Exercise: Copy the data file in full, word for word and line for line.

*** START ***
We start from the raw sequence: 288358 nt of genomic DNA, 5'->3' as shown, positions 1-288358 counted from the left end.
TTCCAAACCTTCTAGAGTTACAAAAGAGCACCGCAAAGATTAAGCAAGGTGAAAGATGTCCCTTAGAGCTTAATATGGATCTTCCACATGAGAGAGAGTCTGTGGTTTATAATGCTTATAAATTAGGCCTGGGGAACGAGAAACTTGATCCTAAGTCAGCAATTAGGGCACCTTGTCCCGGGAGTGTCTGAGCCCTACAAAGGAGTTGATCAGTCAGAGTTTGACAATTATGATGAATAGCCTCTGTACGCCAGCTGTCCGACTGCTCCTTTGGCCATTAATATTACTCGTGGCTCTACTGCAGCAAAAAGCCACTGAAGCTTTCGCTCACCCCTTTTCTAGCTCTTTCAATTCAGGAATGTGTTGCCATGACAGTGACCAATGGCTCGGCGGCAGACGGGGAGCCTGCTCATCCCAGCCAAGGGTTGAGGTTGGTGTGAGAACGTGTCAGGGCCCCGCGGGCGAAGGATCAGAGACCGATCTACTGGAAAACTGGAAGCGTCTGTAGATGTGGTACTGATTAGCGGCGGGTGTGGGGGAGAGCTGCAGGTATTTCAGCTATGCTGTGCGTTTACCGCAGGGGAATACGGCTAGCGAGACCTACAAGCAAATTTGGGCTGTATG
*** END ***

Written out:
We start from the raw sequence: 288358 nt of genomic DNA, 5'->3' as shown, positions 1-288358 counted from the left end.
TTCCAAACCTTCTAGAGTTACAAAAGAGCACCGCAAAGATTAAGCAAGGTGAAAGATGTCCCTTAGAGCTTAATATGGATCTTCCACATGAGAGAGAGTCTGTGGTTTATAATGCTTATAAATTAGGCCTGGGGAACGAGAAACTTGATCCTAAGTCAGCAATTAGGGCACCTTGTCCCGGGAGTGTCTGAGCCCTACAAAGGAGTTGATCAGTCAGAGTTTGACAATTATGATGAATAGCCTCTGTACGCCAGCTGTCCGACTGCTCCTTTGGCCATTAATATTACTCGTGGCTCTACTGCAGCAAAAAGCCACTGAAGCTTTCGCTCACCCCTTTTCTAGCTCTTTCAATTCAGGAATGTGTTGCCATGACAGTGACCAATGGCTCGGCGGCAGACGGGGAGCCTGCTCATCCCAGCCAAGGGTTGAGGTTGGTGTGAGAACGTGTCAGGGCCCCGCGGGCGAAGGATCAGAGACCGATCTACTGGAAAACTGGAAGCGTCTGTAGATGTGGTACTGATTAGCGGCGGGTGTGGGGGAGAGCTGCAGGTATTTCAGCTATGCTGTGCGTTTACCGCAGGGGAATACGGCTAGCGAGACCTACAAGCAAATTTGGGCTGTATG